Along with the Roosevelt School, the Presidential Descendants are reinvigorating civic awareness to shape the future of education. “We established the Roosevelt School as a preeminent institution for education and practice in global relations, diplomacy, leadership and service,” said Long Island University President Kimberly R. Cline. “We are looking for students determined to make a difference in the world and become model global citizens and leaders.”

Congressman Tom Suozzi introduced Resolution 756 in the House of Representatives to support the designation of October 27 as National Civics Day. This day encourages schools, businesses, community organizations, and all people of the United States to celebrate and promote civic education.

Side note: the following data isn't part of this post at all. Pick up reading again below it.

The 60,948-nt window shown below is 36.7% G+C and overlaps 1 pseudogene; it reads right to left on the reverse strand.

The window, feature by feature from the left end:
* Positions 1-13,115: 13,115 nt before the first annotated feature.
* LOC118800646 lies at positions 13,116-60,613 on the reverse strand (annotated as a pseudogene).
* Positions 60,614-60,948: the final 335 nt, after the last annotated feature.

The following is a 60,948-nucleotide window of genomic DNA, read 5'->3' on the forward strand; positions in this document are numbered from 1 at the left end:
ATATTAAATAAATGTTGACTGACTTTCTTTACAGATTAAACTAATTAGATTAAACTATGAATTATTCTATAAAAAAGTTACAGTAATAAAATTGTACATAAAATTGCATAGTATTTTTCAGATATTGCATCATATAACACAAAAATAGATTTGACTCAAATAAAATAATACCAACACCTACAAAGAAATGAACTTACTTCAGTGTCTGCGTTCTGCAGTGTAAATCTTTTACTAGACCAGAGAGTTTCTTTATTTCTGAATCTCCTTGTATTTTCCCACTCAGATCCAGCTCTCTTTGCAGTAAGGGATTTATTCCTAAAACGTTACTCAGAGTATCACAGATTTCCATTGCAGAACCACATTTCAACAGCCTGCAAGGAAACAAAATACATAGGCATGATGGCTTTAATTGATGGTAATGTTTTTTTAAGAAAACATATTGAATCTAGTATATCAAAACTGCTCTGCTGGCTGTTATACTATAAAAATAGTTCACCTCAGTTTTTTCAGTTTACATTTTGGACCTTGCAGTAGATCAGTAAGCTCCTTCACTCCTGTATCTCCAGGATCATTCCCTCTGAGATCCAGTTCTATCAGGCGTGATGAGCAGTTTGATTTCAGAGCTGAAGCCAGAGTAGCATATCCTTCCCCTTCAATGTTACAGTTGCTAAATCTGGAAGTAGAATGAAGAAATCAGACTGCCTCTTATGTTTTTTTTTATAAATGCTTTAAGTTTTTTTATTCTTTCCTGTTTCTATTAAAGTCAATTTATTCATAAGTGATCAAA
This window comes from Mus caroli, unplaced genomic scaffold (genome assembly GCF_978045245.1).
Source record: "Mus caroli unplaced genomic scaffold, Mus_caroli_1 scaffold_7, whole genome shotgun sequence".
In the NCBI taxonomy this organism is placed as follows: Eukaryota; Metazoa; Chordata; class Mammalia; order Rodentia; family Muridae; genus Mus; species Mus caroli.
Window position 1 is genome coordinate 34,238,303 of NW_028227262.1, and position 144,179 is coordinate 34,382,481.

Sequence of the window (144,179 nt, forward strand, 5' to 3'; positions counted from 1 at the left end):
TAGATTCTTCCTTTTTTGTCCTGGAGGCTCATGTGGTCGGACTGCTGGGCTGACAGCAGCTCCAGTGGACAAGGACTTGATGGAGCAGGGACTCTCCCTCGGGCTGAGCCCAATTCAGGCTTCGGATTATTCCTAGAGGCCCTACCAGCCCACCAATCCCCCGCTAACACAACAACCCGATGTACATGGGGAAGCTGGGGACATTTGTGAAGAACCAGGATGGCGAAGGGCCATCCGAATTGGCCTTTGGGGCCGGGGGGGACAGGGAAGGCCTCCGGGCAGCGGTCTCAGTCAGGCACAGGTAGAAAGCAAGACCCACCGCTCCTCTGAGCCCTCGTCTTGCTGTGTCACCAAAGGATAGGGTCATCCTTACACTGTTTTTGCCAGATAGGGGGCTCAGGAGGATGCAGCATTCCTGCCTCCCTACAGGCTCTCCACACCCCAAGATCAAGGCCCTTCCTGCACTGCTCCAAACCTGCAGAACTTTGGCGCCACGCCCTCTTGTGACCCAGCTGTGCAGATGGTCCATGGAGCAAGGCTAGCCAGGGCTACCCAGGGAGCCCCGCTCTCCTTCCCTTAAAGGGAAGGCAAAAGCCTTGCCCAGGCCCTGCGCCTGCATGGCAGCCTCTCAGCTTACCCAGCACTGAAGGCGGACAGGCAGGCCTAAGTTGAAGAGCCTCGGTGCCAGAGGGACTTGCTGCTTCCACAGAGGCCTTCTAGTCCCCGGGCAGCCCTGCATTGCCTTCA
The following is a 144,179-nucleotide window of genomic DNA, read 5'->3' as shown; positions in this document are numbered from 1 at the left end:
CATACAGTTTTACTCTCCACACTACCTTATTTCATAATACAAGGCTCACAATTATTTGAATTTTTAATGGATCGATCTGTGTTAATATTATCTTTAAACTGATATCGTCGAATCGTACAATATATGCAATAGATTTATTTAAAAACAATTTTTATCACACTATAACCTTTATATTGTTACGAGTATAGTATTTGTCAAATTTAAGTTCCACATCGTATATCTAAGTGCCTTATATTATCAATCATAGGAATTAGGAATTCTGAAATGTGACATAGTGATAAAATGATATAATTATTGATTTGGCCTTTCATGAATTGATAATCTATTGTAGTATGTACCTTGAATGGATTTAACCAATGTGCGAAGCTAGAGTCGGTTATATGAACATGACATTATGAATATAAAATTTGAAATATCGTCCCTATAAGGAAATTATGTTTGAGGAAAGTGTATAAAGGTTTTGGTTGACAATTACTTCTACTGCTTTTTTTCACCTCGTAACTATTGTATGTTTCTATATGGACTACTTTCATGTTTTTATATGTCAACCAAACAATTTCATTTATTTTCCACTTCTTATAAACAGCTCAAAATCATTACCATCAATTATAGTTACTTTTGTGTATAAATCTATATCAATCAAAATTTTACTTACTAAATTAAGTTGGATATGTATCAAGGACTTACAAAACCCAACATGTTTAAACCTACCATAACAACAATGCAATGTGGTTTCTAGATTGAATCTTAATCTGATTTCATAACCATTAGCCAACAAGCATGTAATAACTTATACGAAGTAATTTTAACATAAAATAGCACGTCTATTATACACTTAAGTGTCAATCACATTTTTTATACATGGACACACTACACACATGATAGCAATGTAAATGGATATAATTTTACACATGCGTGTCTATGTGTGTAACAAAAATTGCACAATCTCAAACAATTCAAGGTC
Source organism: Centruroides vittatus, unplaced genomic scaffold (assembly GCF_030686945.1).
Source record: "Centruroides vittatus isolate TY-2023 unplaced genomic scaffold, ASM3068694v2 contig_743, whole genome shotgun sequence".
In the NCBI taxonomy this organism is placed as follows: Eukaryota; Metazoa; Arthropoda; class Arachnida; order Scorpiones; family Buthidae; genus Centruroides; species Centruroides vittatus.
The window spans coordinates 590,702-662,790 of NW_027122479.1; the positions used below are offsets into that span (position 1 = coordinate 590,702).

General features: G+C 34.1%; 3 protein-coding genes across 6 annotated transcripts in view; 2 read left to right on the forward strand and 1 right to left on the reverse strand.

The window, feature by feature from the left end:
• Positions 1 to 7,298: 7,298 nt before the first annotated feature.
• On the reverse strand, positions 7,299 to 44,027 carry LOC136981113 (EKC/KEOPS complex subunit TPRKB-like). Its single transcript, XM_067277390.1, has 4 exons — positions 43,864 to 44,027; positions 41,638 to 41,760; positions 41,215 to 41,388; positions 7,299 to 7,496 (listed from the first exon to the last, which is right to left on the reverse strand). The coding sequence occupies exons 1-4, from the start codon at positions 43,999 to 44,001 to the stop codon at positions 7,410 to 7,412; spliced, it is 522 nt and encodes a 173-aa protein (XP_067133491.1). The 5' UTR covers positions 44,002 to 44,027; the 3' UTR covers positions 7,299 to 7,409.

The Society of Presidential Descendants Bestows First Presidential Leadership Book Award


restigious leaders, intellectuals, and descendants of United States presidents gathered together to celebrate renowned author Ted Widmer, winner of the first Biennial Presidential Leadership Book Award awarded by the Society of Presidential Descendants at Long Island University. Widmer’s book, Lincoln on the Verge: Thirteen Days to Washington, was selected for the prestigious award, which recognizes works that display literary excellence and preeminent scholarship on the topic of presidential leadership. Lincoln on the Verge details the dramatic story of how President Abraham Lincoln discovered his own strength to save the Republic as a divided nation plunged into its deepest crisis in history.